Posts Tagged: ‘NFO’

Fixed Maturity Plan – Mutual Fund Investment!

February 15, 2015 Posted by admin

FMPs are the equivalent of a fixed deposit schemes, with a little difference that The FMP’s returns are only indicated and not �guaranteed’, Since the fund house knows the interest rate that it will earn on its investments, it can provide �indicative returns’ to investors. FMPs are debt schemes, where the corpus is invested in fixed-income securities. The tenure can be of different maturities, from one month to three years. They are closed-ended in nature, which means that once the NFO (new fund offer) closes, the scheme cannot accept any further investment. These FMP NFOs are generally open for 2 to 3 days and are marketed to corporate and well-heeled, high net-worth individuals. Nevertheless, the minimum investment is usually Rs 5,000 and so a retail investor can comfortably invest too. The actual return can vary slightly, if at all, from the indicated return. Against that, a bank fixed deposit exactly prints the amount which is due to you on maturity on the FD receipt. However, FMPs do earn better returns than fixed deposits of similar tenure.

Key Benefits of FMPs

There are several benefits of the FMPs which make them a lucrative option available in the market. The most important advantage of the FMPs is that for tax purpose they are treated at par with fixed deposits. Since they are basically debt funds they also enjoy all the benefits of the debt funds in terms of short terms capital gains as well as long term capital gains. For the short term capital gains, the income from FMDs as in the case of any debt oriented fund is added to the annual income and the taxation is done as income tax. In case of the long term capital gains, the income from FMPs, as in the case of all debt oriented funds, is taxed as the higher among the two – 10% without indexation and 20 per cent with indexation.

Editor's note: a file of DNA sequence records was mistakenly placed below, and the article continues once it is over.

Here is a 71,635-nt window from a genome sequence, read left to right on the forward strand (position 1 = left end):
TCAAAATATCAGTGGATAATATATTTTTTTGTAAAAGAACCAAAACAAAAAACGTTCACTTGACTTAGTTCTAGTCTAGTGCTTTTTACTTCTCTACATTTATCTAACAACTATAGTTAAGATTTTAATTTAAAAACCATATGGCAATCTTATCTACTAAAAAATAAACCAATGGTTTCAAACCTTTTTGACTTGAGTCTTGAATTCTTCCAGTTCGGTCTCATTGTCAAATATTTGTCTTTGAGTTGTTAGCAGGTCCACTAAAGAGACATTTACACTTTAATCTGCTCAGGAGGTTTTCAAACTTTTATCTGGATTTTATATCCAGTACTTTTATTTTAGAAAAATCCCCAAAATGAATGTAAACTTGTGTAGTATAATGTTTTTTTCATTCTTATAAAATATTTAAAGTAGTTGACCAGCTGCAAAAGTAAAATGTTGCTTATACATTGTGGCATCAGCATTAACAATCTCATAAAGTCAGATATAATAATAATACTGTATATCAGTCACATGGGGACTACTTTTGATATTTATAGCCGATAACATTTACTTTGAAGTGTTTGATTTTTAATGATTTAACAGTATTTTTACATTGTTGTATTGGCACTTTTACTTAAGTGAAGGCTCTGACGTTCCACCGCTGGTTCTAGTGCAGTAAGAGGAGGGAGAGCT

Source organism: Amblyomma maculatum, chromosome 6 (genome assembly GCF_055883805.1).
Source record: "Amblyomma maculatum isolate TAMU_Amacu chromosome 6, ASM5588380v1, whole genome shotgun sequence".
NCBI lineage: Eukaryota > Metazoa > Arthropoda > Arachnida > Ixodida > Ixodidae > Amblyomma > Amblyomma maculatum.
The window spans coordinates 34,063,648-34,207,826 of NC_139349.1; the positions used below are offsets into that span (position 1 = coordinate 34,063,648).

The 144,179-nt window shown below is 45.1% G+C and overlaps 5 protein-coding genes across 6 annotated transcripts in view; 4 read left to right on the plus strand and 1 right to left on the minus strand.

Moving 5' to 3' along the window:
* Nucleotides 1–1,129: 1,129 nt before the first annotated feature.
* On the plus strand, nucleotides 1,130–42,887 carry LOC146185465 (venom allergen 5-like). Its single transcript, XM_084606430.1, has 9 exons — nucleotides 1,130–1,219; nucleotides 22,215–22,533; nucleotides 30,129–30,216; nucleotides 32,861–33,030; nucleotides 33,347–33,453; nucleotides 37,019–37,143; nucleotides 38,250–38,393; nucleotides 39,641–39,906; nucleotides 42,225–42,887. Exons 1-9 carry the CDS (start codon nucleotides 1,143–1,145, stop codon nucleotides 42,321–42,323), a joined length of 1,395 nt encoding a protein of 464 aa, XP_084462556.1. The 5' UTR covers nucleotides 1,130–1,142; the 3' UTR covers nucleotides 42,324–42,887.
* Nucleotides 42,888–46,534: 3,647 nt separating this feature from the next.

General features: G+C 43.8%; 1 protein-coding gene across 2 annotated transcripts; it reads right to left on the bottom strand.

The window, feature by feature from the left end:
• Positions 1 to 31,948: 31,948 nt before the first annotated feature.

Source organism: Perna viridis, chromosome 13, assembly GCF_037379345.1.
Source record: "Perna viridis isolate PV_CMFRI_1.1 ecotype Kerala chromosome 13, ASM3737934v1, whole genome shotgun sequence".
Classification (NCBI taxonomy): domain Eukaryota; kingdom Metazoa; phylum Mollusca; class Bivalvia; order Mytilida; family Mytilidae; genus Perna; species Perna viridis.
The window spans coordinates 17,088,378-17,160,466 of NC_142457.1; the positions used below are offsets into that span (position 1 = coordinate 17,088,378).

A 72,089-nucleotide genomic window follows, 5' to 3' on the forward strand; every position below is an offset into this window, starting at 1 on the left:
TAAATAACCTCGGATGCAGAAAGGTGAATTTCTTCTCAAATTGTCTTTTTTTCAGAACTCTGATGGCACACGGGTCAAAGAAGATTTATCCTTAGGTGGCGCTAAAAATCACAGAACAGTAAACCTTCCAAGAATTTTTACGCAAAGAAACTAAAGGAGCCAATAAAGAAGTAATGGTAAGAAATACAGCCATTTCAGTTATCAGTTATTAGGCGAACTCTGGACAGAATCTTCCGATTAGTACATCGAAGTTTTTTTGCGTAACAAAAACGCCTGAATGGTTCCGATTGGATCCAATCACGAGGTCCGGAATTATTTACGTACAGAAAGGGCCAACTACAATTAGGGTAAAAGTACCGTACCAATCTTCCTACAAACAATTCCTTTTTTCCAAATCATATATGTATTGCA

Comparing the FMPs with Bank Fixed Deposits

In order to understand the basic advantages of investing in fixed maturity plans as against conventional bank fixed deposits we will have to compare the returns from both these instruments both pre tax as well as post tax. Assuming an initial investment of Rs. 10000/-, let us study the variations in returns in different options.

In this table the various tax implications in different schemes of FMPs as compared to the tax implication in a bank fixed deposit is illustrated on an initial investment of Rs. 10000/- with a interest rate of 10%. Important derivations from the above table of comparison are as follows:

� The net returns from FMPs far exceed that by any bank fixed deposit.

� The dividend option is better when buying FMPs for less than a year.

� The growth option is better when buying FMP for more than a year.

� Maximum double indexation benefit can be achieved by buying a FMP towards the very end of a financial year which is eligible for redemption at the commencement of a future financial year.